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While watching the accompanying recent Sports Illustrated video about Arizona Wildcats junior guard Nick Johnson I immediately for the first time noticed the facial similarities between and his Hall of Fame uncle, the late great Dennis Johnson.
The similarities go beyond their appearance (the younger Johnson also bears some freckles, similar to his uncle). Nick Johnson is a more gifted athlete than his uncle with a 47-inch vertical leap, but their moxie and basketball intelligence is one and the same.
Damon Stoudamire is appropriately interviewed by Sports Illustrated about Nick Johnson in the video. An Arizona legend and assistant coach, Stoudamire has a deep appreciation of the program and how Nick Johnson is keeping the winning values alive.
After Dennis Johnson passed away in 2007 at age 52 from a heart attack, legendary Seattle center Jack Sikma mentioned to ESPN.com that his former teammate “was a great competitor. … He wouldn’t let things pass. He would cause some friction if he felt strongly about something, but with our team that was a good thing.”
That comment brought to mind something Nick Johnson said last week at the Pac-12 tournament in Las Vegas when he was asked about the maturity level of his star-studded freshman teammates Aaron Gordon and Rondae Hollis-Jefferson.
“They don’t get mad when I come up to them and say, ‘Hey, look, I don’t care about your offense, you need to buckle down on defense,'” Nick Johnson said. “They trust me as a leader and trust what coach preaches everyday that we’re a defensive team. When we get stops and get rebounds, do the little things, that’s when we’re at our best.”
Dennis Johnson (or “DJ” as he was called) won every where he played, similar to his nephew’s success at Findlay Prep in Henderson, Nev., and now Arizona, which is a No. 1 seed in the NCAA tournament. The elder Johnson won NBA titles with Seattle and Boston. He took the Suns to the Western Conference semifinals in two of his three years in Phoenix.
Dennis Johnson was also much more substance than style, earning a spot on the NBA All-Defensive team six times in his 14-year career.
Nick Johnson has a flair for the spectacular with all of those highlight-reel slam dunks, but he prides himself on his defense. The Pac-12 Player of the Year was not among the league’s top scorers, but he was a member of the conference’s all-defensive team.
Before he arrived in Tucson in 2011, Nick Johnson was interviewed about his uncle by MassLive.com. The younger Johnson was only 18 at the time (he turned 21 in December), but he spoke in the same earnest manner as he does today.
“He just told me to never believe the hype, stay humble, and always work hard,” Johnson said of his uncle, whose No. 3 is retired by the Boston Celtics.
Nick Johnson wore the No. 3 at Findlay in his uncle’s honor. Kevin Parrom wore that number upon the younger Johnson’s arrival in Tucson. Nick Johnson kept his No. 13 after Parrom exhausted his eligibility. The No. 13 fits with his array of numbers that he’s used in his career (1, 11, 13 and 3). His father “Jumping” Joey Johnson, he of the 52-inch vertical leap and Dennis’ brother, wore No. 13 for ASU.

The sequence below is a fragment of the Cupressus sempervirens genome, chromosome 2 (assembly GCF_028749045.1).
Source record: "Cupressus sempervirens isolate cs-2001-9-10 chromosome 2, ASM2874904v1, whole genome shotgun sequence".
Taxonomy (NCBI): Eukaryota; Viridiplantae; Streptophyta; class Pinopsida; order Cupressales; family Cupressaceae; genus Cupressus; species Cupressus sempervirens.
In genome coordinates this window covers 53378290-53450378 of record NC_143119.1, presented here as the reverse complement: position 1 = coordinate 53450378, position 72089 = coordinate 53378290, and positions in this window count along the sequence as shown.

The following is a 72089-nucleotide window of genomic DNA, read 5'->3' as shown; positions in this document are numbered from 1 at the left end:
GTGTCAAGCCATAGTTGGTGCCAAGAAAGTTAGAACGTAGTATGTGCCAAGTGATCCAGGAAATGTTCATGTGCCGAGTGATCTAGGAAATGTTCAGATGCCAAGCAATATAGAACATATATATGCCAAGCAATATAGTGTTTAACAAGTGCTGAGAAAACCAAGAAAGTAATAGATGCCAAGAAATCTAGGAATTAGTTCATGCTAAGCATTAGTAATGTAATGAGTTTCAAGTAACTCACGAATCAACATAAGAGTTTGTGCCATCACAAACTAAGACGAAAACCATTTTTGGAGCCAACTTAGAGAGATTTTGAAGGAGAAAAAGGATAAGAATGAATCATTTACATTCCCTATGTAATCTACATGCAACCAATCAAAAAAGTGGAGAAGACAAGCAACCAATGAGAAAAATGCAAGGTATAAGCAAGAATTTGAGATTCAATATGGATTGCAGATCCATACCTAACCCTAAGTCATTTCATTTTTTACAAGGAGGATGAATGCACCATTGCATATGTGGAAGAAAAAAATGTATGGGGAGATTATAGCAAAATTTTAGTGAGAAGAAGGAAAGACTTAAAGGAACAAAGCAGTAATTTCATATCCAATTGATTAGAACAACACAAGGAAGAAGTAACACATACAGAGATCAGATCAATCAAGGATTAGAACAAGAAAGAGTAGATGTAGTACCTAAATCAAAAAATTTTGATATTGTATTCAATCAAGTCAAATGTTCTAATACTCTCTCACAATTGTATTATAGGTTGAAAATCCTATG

Dennis Johnson’s induction into basketball’s Hall of Fame occurred unfortunately posthumously in 2010. His nephew had the opportunity to see his place among the elite when Findlay played at Springfield, Mass., cite of the Hall of Fame, in that same year.
“Knowing he finally got in is definitely an honor for my family,” Nick Johnson said.
His uncle was on the verge of a NBA coaching career at the time of his death. He was coaching the Austin Toros of the NBA’s Developmental League at that time. Dennis Johnson’s leadership skills and basketball intelligence would have undoubtedly landed him a coaching job at the highest level.
His nephew is on track to also become an NBA player either this year or next (after he exhausts his eligibility). In the Sports Illustrated video, Nick Johnson talks about wanting to be a coach after his playing days are over. That’s only a matter of time because of the same characteristics he has as his legendary uncle.
“He’s just a very unselfish kid,” Sean Miller said Tuesday in an interview with Sirius/XM. “He has a great personality. He’s the true leader of our team. You know, early in the summer and last spring, he made it his job to make sure that our team grew closer not just on the court, but off of it.
“Eight of our players live together. That really started with his mindset of making sure that we were invested in being together and it’s a reminder for me as a coach that it’s not just the practice planning or how much you do on the court. His process of winning started a long time ago for us. The fact that we’re a No. 1 seed I would say happened almost the day after we lost last year in the Sweet 16 and Nick had a lot to do with that.”